Frozen treat is red-hot success

THE BALTIMORE SUN

TOCUMBO, Mexico -- The winding road between the towns of Cotija and Los Reyes, in the state of Michoacan, runs mostly through fenced green fields of grazing livestock and seems like just another drive in the country. Then, over a hill and around a turn, suddenly, on the right, appears an enormous statue of a Popsicle-like treat as tall as a three-story house and painted a creamy apricot.

With panache rare for a Mexican village, Tocumbo thus greets the world. The village is like no other in the country. Lavish houses spread out across half city blocks; a municipal park has a swimming pool; and, no less remarkable, every street is paved.

Tocumbo, population 2,000, is "the wealthiest village in Mexico," says Luis Gonzalez Gonzalez, dean of the country's rural historians. The story of how it earned that status is one of the epics of Mexican business.

Mexico, generally, has offered two routes to economic progress to its rural people. One is emigration to the United States. The other, more recent, is the drug trade. The state of Michoacan is a major producer of marijuana and ranks second among Mexican states in the number of emigrants it sends north.

But the people of Tocumbo discovered la paleta, a frozen dessert made of ice cream or frozen fruit, and they have turned it into one of the most popular Mexican products of the past half century. Tocumbans founded, then expanded, the La Michoacana ice cream shops, called paleterias.

La Michoacana "is not a brand. It's like a franchise. But it's not that either," says Martin Gonzalez, a sociologist who has written a history of Mexico's ice cream industry. "It's not a large corporation, but if you put all the Michoacanas together, it would be the largest ice cream company in Mexico."

Whatever it is, La Michoacana proved adaptable enough to allow illiterate rancheros to compete with multinational ice cream companies and get rich in the process. No one knows how many Michoacanas exist nationwide. Estimates run between 8,000 and 15,000. But almost every plaza of every town in Mexico has at least one.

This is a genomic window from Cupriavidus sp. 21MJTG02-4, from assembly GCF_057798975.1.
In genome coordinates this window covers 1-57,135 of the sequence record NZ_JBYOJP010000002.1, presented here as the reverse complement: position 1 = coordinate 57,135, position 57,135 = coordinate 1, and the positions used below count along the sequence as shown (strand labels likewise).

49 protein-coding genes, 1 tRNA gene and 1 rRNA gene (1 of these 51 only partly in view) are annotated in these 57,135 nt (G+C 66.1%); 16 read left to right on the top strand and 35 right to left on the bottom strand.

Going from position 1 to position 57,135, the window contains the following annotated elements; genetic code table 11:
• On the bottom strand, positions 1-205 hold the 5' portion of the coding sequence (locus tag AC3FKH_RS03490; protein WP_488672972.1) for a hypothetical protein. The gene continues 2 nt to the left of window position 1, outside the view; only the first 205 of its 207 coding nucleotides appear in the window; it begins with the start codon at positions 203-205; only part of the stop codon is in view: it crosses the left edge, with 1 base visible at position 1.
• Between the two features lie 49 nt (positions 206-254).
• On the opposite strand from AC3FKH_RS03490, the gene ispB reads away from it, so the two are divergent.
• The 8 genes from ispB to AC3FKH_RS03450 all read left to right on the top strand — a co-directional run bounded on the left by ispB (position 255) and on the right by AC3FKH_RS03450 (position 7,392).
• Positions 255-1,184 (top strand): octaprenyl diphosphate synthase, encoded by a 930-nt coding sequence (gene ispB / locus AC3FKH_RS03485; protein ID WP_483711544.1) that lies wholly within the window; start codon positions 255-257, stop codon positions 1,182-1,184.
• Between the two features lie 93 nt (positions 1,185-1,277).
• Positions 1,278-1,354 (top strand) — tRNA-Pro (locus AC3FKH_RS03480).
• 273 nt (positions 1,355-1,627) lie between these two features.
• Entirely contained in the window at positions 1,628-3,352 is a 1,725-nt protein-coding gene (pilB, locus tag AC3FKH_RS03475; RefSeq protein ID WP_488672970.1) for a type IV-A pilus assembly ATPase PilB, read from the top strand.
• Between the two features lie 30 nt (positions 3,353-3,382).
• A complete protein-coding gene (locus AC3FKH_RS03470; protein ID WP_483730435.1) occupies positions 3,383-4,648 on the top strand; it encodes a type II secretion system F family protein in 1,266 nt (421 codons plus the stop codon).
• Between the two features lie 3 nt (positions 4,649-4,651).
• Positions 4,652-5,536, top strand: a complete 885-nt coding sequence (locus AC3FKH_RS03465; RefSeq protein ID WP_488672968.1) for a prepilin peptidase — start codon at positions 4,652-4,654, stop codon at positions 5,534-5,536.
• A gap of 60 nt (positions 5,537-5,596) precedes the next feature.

Two cousins, Agustin Andrade and Ignacio Alcazar , are credited with starting the ice cream shops in Mexico City in the early 1940s. Their shops were small and offered a few flavors, along with soda and candy. But they provided a living. Soon Andrade and Alcazar opened more, Andrade opening 177 paleterias. But Alcazar became the better businessman.

He and his brother, Luis, discovered they could make more money financing the paleterias of others than from running them themselves. Soon they were returning to Tocumbo and offering to lend money to anyone who wanted to enter the ice cream trade.

A paletero could pay off the cost of opening a profitable shop and end up owning his own business. By the mid-1950s, Tocumban men were deciding that owning an ice cream shop in Mexico City sounded a lot better than a trip to the United States. They would work in a paleteria, then buy it from the owner, usually a friend or relative. Or they would borrow money from the Alcazars. Each owner managed his business his way.

So La Michoacana did not grow into a huge corporation. It had no central accounting, no marketing or advertising. Workers in the back room poured ice-cream base into molds and churned ice cream with small mixers.

That proved to be La Michoacana's greatest strength. Its production method kept costs the lowest in the industry. Making ice cream and paletas on site, when needed, also ensured freshness. And La Michoacana needed no expensive fleets of refrigerated trucks delivering from a factory to far-flung outlets.